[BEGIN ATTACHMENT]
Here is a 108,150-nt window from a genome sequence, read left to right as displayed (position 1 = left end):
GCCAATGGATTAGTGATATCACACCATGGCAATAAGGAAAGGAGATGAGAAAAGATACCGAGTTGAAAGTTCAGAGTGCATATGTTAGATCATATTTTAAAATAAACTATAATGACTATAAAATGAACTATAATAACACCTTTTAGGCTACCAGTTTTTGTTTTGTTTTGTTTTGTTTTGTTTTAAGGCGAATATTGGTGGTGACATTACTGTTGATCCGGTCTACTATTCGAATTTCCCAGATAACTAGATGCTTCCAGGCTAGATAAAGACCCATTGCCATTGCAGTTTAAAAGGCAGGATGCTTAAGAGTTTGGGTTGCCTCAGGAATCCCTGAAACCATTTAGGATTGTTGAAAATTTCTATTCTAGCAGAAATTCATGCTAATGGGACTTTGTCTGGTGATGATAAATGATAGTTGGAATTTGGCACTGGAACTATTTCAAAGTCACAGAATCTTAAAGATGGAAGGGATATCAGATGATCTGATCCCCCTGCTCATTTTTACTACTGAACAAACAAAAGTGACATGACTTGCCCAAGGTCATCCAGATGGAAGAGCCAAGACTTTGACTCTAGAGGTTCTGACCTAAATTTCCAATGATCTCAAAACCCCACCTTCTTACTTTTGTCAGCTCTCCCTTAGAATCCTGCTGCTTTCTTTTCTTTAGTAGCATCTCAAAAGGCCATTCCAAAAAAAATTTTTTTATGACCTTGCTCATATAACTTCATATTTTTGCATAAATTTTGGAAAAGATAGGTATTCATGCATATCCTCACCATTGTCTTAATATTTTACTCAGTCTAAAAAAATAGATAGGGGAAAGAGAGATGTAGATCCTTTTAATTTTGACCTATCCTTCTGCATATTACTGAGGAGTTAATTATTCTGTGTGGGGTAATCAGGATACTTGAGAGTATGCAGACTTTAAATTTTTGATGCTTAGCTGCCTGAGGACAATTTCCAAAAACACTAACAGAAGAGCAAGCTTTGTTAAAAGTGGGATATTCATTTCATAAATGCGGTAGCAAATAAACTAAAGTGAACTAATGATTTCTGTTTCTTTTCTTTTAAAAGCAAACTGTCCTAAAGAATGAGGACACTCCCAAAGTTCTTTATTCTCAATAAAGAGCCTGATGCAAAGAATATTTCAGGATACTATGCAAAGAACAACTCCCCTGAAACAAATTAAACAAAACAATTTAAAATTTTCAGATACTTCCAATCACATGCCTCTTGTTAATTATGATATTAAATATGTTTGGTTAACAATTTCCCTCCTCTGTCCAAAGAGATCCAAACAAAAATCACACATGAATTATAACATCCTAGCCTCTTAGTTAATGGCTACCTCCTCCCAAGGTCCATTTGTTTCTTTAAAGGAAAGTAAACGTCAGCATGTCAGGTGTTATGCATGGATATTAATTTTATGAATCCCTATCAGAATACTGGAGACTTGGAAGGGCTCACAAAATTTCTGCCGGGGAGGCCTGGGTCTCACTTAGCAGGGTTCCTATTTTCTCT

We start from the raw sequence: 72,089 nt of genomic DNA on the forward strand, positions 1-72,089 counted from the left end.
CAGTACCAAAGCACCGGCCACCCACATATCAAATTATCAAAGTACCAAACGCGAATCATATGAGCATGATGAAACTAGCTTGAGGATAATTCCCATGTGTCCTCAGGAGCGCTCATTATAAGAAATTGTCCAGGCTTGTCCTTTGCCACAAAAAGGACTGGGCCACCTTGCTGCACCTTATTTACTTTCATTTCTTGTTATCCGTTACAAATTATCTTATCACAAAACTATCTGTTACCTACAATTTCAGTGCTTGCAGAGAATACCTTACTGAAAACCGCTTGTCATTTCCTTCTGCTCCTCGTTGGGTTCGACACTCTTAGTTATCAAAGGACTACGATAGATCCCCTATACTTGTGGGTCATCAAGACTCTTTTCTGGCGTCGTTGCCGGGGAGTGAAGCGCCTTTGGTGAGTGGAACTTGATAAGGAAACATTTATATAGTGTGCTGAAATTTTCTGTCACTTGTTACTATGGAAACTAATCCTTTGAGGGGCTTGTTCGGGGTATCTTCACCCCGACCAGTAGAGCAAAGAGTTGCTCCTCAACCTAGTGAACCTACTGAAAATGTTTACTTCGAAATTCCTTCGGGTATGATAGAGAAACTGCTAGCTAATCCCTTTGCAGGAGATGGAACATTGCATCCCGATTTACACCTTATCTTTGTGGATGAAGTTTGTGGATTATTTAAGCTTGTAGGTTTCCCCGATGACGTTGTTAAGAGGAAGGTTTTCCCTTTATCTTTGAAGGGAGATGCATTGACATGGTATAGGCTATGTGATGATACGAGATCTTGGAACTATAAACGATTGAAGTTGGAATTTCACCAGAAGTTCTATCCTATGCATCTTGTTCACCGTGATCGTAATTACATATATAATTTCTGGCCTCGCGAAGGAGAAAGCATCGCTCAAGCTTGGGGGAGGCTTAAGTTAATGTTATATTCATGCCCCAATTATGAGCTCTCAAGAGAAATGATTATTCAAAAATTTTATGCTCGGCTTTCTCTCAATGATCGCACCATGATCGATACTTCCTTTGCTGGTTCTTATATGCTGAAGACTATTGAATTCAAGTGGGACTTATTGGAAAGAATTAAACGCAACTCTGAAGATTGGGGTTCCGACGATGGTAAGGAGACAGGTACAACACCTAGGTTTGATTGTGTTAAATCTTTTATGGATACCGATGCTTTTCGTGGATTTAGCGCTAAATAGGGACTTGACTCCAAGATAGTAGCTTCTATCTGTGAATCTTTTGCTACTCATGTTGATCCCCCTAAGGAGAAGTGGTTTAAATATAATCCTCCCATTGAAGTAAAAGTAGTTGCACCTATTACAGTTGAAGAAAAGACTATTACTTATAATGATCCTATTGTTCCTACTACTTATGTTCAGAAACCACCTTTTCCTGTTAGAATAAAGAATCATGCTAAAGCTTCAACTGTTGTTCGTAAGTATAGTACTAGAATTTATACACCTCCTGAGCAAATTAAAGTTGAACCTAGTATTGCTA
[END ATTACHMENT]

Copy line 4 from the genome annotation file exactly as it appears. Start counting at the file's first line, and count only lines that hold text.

CAGTACCAAAGCACCGGCCACCCACATATCAAATTATCAAAGTACCAAACGCGAATCATATGAGCATGATGAAACTAGCTTGAGGATAATTCCCATGTGTCCTCAGGAGCGCTCATTATAAGAAATTGTCCAGGCTTGTCCTTTGCCACAAAAAGGACTGGGCCACCTTGCTGCACCTTATTTACTTTCATTTCTTGTTATCCGTTACAAATTATCTTATCACAAAACTATCTGTTACCTACAATTTCAGTGCTTGCAGAGAATACCTTACTGAAAACCGCTTGTCATTTCCTTCTGCTCCTCGTTGGGTTCGACACTCTTAGTTATCAAAGGACTACGATAGATCCCCTATACTTGTGGGTCATCAAGACTCTTTTCTGGCGTCGTTGCCGGGGAGTGAAGCGCCTTTGGTGAGTGGAACTTGATAAGGAAACATTTATATAGTGTGCTGAAATTTTCTGTCACTTGTTACTATGGAAACTAATCCTTTGAGGGGCTTGTTCGGGGTATCTTCACCCCGACCAGTAGAGCAAAGAGTTGCTCCTCAACCTAGTGAACCTACTGAAAATGTTTACTTCGAAATTCCTTCGGGTATGATAGAGAAACTGCTAGCTAATCCCTTTGCAGGAGATGGAACATTGCATCCCGATTTACACCTTATCTTTGTGGATGAAGTTTGTGGATTATTTAAGCTTGTAGGTTTCCCCGATGACGTTGTTAAGAGGAAGGTTTTCCCTTTATCTTTGAAGGGAGATGCATTGACATGGTATAGGCTATGTGATGATACGAGATCTTGGAACTATAAACGATTGAAGTTGGAATTTCACCAGAAGTTCTATCCTATGCATCTTGTTCACCGTGATCGTAATTACATATATAATTTCTGGCCTCGCGAAGGAGAAAGCATCGCTCAAGCTTGGGGGAGGCTTAAGTTAATGTTATATTCATGCCCCAATTATGAGCTCTCAAGAGAAATGATTATTCAAAAATTTTATGCTCGGCTTTCTCTCAATGATCGCACCATGATCGATACTTCCTTTGCTGGTTCTTATATGCTGAAGACTATTGAATTCAAGTGGGACTTATTGGAAAGAATTAAACGCAACTCTGAAGATTGGGGTTCCGACGATGGTAAGGAGACAGGTACAACACCTAGGTTTGATTGTGTTAAATCTTTTATGGATACCGATGCTTTTCGTGGATTTAGCGCTAAATAGGGACTTGACTCCAAGATAGTAGCTTCTATCTGTGAATCTTTTGCTACTCATGTTGATCCCCCTAAGGAGAAGTGGTTTAAATATAATCCTCCCATTGAAGTAAAAGTAGTTGCACCTATTACAGTTGAAGAAAAGACTATTACTTATAATGATCCTATTGTTCCTACTACTTATGTTCAGAAACCACCTTTTCCTGTTAGAATAAAGAATCATGCTAAAGCTTCAACTGTTGTTCGTAAGTATAGTACTAGAATTTATACACCTCCTGAGCAAATTAAAGTTGAACCTAGTATTGCTA